Minimum Wage Should Match Living Wage

By Keturah Raymond ‘15

Mayor Bill de Blasio signed an executive order that expanded the living wage law in New York City, raising the hourly wage of $11.90 to $13.13 for another 18,000 workers who do not receive benefits on September 30.

A “living wage” is the minimum income required to have, and maintain, a normal standard of living. Mayor de Blasio hopes to match the minimum wage to the living wage and if he succeeds, according to the estimate provided by the city, by 2019 all hourly workers will make more than $15.

In 2012 the living wage law only covered 1200 people and with its expansion it will cover another 18,000 workers over the next 5 years. It is a higher number than before and de Blasio hopes to expand the law in the future, but the living wage law’s scope is still minimal and does not help enough of the struggling minimum wage workers in New York City. It is limited to companies that receive subsidies, money from the city, and thus it does not cover fast food chains like Mcdonald’s.

Rather than a living wage, the entire state should raise the minimum wage from its current $8 to match the current living wage. The reality is that flipping burgers at Mcdonald’s is no longer done by high school teens looking to make some extra cash. It is a job held by adults, men and women with bills to pay and children to feed, who were unable to find anything else in the current economy. Their wages should match their circumstances, and they should be able to provide for their families.

When President Obama sought to raise the federal minimum wage to $10.10, economists and Republicans alike went on a rampage, criticizing the thought of raising it.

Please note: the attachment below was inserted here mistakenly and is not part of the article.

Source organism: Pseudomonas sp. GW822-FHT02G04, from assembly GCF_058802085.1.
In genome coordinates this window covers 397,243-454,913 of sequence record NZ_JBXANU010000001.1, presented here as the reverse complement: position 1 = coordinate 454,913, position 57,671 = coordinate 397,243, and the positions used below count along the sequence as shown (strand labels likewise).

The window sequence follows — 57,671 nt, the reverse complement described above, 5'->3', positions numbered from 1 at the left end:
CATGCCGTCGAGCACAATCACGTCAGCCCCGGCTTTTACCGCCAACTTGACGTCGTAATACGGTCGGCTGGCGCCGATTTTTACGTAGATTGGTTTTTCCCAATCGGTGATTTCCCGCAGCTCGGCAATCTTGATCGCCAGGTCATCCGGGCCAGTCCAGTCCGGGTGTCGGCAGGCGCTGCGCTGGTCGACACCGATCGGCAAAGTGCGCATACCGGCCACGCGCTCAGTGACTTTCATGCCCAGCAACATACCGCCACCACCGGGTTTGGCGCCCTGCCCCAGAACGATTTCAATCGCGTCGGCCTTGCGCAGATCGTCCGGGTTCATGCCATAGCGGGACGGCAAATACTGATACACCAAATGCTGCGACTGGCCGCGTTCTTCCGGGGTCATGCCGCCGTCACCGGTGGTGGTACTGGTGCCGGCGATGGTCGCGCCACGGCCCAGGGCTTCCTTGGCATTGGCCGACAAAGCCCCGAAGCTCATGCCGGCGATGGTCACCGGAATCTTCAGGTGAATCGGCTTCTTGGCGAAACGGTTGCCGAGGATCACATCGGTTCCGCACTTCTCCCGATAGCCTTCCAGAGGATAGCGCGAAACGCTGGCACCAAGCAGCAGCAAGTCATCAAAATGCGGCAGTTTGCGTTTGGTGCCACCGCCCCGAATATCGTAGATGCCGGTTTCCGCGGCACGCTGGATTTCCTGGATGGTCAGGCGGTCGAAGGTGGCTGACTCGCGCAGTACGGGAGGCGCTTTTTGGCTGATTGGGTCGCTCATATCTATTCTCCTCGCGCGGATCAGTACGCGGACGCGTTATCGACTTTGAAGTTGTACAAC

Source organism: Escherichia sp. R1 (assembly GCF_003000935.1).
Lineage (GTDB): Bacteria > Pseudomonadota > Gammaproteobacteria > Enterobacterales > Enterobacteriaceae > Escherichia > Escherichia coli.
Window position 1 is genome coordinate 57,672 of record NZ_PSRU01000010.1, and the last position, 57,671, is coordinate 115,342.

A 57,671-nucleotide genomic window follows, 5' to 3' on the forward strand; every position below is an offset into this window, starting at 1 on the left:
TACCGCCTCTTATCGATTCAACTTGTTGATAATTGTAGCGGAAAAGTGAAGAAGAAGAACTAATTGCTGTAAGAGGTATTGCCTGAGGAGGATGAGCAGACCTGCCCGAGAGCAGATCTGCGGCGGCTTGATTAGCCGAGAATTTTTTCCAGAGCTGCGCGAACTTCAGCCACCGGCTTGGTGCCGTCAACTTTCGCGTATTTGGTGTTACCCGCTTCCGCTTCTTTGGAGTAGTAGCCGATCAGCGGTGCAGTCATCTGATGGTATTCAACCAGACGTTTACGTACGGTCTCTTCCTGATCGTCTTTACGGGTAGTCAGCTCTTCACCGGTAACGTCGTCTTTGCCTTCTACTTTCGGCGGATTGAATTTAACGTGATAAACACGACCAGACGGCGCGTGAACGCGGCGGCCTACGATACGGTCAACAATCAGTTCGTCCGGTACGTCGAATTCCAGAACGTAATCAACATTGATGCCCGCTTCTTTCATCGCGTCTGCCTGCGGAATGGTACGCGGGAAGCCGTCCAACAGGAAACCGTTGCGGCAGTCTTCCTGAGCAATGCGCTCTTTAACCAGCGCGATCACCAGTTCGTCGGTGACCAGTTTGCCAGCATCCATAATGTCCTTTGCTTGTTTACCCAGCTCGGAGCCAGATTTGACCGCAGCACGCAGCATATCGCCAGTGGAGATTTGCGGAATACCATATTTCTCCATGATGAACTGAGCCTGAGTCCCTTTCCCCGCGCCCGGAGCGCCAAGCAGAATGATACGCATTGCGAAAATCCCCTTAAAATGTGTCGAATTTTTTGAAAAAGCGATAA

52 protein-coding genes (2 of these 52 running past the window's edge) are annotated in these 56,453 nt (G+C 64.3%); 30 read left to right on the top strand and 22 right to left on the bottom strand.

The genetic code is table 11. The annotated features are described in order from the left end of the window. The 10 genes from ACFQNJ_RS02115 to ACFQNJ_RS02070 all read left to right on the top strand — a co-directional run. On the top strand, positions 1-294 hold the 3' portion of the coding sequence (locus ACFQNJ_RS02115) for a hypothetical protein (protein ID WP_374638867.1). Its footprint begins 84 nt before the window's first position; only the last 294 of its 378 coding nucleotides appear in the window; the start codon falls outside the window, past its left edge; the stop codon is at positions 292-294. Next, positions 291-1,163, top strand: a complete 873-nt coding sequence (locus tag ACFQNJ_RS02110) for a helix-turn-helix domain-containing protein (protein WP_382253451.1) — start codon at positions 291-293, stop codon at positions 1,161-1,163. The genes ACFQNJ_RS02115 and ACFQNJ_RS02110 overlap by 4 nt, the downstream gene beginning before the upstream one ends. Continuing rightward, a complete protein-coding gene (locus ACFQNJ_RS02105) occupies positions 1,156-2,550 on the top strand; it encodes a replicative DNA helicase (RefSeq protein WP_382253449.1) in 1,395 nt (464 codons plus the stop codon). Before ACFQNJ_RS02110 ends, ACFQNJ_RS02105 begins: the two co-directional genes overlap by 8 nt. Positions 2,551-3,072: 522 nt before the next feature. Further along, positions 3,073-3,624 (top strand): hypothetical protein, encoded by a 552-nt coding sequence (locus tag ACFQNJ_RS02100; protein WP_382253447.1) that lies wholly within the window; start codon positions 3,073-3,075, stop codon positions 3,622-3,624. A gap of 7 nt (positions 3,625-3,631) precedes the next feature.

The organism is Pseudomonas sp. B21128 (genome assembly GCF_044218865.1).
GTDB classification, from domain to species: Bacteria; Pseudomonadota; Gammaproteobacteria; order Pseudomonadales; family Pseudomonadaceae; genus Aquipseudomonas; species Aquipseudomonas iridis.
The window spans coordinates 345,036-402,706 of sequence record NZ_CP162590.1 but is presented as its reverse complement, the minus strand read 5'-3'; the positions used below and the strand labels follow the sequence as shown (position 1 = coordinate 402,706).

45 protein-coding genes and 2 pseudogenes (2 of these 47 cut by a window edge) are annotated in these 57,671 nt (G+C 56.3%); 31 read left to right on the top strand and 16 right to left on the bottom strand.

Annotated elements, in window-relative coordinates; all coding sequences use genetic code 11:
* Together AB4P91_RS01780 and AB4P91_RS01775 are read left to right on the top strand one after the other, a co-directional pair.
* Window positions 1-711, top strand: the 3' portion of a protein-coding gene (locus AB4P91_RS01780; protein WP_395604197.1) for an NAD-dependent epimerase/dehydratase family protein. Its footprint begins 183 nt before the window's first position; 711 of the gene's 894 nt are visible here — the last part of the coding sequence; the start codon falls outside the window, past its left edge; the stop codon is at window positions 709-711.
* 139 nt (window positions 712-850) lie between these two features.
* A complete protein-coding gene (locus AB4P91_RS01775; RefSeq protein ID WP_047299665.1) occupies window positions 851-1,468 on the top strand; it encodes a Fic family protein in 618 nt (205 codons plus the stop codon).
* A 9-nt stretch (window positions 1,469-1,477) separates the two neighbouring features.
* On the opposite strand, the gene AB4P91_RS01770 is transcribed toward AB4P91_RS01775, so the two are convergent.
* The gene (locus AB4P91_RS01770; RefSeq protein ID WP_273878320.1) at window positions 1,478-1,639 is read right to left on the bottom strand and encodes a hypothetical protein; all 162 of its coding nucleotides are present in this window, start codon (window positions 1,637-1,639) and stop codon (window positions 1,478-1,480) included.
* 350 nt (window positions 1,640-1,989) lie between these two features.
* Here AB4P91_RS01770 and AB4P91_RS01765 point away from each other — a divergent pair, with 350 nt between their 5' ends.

“The minimum wage is just a clumsy anti-poverty program,” said Allen Sanderson, a senior lecturer in the University of Chicago’s Department of Economics to the Chicago Tribune. Sanderson and others argued that raising the minimum wage would lead to a loss of up to 500,000 jobs and an increase consumer prices.

However, Michael Reich, an economist and director of the Institute for Research on Labor and Employment at the University of California at Berkeley, in his research found the opposite. The effects of minimum wage increases were observed in different states, and he found that increasing the minimum wage by 10 percent had no impact on employment levels. It found the complete opposite. It saves business money by encouraging the workers to do better with the increase.

According to the the department of labor’s official site, the minimum wage will increase gradually by December of 2015. It will increase to $8.75 by December of this year then $9 by December 2015. This is a great step, but $9 is still not a living wage.

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